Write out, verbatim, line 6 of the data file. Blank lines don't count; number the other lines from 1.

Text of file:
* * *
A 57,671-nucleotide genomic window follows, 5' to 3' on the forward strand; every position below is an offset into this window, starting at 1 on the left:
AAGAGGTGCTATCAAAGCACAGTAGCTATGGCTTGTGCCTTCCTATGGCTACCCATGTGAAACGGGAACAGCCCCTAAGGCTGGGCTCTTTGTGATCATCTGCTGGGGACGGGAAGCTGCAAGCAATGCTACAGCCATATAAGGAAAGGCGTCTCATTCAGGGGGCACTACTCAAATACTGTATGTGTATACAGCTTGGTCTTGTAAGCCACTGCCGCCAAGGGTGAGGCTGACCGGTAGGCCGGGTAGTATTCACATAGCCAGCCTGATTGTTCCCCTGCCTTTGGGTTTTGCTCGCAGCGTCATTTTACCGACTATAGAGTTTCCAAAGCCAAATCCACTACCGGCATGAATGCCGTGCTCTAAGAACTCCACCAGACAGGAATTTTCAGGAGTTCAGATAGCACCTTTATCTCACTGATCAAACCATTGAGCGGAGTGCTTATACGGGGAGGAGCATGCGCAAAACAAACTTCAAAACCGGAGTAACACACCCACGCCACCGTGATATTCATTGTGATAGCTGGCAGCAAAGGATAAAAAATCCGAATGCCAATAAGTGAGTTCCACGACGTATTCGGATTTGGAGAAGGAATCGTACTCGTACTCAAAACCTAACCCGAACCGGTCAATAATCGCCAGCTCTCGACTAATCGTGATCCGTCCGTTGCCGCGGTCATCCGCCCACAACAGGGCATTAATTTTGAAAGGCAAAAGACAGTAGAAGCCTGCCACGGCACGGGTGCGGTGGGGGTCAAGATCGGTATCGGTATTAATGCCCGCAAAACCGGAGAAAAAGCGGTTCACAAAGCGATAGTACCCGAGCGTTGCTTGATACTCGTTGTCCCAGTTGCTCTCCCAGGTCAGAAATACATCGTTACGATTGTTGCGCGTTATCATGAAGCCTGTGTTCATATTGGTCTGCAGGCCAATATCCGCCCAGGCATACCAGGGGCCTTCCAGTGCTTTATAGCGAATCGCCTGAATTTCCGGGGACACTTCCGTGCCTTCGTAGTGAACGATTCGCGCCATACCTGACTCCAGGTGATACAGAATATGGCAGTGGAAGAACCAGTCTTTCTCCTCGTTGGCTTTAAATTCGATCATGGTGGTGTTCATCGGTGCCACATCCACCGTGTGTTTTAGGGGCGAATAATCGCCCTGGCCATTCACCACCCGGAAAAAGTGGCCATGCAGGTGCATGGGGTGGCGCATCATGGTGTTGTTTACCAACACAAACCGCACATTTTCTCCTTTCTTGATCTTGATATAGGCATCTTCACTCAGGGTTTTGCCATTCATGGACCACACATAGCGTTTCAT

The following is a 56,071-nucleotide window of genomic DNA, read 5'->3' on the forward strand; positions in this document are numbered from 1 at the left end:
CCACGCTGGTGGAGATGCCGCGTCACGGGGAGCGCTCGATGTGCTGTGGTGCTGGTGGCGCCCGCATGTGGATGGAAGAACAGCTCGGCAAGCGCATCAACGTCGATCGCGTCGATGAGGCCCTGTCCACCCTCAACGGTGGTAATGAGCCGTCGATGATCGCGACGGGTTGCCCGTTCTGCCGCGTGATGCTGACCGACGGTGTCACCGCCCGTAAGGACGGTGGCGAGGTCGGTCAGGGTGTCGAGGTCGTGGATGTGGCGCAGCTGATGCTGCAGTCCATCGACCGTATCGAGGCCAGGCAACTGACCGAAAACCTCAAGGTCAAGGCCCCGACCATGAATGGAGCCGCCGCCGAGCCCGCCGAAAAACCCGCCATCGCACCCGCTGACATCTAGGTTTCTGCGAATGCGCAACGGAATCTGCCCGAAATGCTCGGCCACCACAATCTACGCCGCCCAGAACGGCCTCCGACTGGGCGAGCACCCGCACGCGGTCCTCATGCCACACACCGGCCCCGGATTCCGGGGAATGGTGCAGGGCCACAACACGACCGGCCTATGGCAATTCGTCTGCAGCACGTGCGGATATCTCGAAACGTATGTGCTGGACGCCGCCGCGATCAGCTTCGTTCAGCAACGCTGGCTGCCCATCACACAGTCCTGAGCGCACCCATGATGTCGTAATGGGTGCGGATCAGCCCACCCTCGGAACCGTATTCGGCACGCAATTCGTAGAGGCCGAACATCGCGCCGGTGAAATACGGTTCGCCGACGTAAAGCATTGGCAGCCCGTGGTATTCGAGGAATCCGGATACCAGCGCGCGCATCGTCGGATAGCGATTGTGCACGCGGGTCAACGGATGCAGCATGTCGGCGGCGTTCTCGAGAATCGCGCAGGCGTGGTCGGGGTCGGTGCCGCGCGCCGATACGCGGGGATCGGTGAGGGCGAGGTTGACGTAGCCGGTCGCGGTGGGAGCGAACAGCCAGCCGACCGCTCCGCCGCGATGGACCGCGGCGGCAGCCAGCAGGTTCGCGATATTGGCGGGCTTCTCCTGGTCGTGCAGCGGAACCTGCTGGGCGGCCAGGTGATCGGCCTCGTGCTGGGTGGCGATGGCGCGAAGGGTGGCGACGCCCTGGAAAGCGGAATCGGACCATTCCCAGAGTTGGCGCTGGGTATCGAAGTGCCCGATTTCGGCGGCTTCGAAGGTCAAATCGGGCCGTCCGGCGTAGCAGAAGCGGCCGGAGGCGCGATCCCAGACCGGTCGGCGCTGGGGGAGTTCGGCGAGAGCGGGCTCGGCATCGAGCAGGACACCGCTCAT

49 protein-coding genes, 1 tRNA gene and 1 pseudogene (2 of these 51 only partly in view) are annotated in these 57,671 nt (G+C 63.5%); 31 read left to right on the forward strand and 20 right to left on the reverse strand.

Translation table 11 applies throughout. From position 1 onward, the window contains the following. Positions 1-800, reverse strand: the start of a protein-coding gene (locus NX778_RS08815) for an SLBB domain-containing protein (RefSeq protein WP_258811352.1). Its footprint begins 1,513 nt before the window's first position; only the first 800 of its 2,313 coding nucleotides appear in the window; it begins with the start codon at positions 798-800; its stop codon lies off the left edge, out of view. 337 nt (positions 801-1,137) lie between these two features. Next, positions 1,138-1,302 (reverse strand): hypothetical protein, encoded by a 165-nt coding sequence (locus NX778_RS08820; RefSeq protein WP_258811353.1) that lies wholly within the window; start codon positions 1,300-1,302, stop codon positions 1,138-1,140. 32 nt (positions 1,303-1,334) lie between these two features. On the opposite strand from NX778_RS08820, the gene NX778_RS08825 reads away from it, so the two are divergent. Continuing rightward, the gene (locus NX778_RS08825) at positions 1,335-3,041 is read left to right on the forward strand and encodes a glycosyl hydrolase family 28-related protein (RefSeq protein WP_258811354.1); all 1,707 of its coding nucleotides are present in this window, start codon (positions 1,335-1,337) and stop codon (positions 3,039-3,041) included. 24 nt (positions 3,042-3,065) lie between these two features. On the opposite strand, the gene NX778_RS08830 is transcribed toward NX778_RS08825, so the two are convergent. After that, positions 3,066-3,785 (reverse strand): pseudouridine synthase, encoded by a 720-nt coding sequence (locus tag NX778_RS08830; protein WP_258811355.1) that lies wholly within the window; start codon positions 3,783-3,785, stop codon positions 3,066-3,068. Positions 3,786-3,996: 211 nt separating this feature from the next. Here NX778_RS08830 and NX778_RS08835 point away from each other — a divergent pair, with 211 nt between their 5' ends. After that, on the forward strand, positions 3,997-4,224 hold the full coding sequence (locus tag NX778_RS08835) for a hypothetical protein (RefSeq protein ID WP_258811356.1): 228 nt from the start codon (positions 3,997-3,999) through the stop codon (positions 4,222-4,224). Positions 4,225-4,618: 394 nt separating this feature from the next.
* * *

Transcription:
Translation table 11 applies throughout. From position 1 onward, the window contains the following. Positions 1-800, reverse strand: the start of a protein-coding gene (locus NX778_RS08815) for an SLBB domain-containing protein (RefSeq protein WP_258811352.1). Its footprint begins 1,513 nt before the window's first position; only the first 800 of its 2,313 coding nucleotides appear in the window; it begins with the start codon at positions 798-800; its stop codon lies off the left edge, out of view. 337 nt (positions 801-1,137) lie between these two features. Next, positions 1,138-1,302 (reverse strand): hypothetical protein, encoded by a 165-nt coding sequence (locus NX778_RS08820; RefSeq protein WP_258811353.1) that lies wholly within the window; start codon positions 1,300-1,302, stop codon positions 1,138-1,140. 32 nt (positions 1,303-1,334) lie between these two features. On the opposite strand from NX778_RS08820, the gene NX778_RS08825 reads away from it, so the two are divergent. Continuing rightward, the gene (locus NX778_RS08825) at positions 1,335-3,041 is read left to right on the forward strand and encodes a glycosyl hydrolase family 28-related protein (RefSeq protein WP_258811354.1); all 1,707 of its coding nucleotides are present in this window, start codon (positions 1,335-1,337) and stop codon (positions 3,039-3,041) included. 24 nt (positions 3,042-3,065) lie between these two features. On the opposite strand, the gene NX778_RS08830 is transcribed toward NX778_RS08825, so the two are convergent. After that, positions 3,066-3,785 (reverse strand): pseudouridine synthase, encoded by a 720-nt coding sequence (locus tag NX778_RS08830; protein WP_258811355.1) that lies wholly within the window; start codon positions 3,783-3,785, stop codon positions 3,066-3,068. Positions 3,786-3,996: 211 nt separating this feature from the next. Here NX778_RS08830 and NX778_RS08835 point away from each other — a divergent pair, with 211 nt between their 5' ends. After that, on the forward strand, positions 3,997-4,224 hold the full coding sequence (locus tag NX778_RS08835) for a hypothetical protein (RefSeq protein ID WP_258811356.1): 228 nt from the start codon (positions 3,997-3,999) through the stop codon (positions 4,222-4,224). Positions 4,225-4,618: 394 nt separating this feature from the next.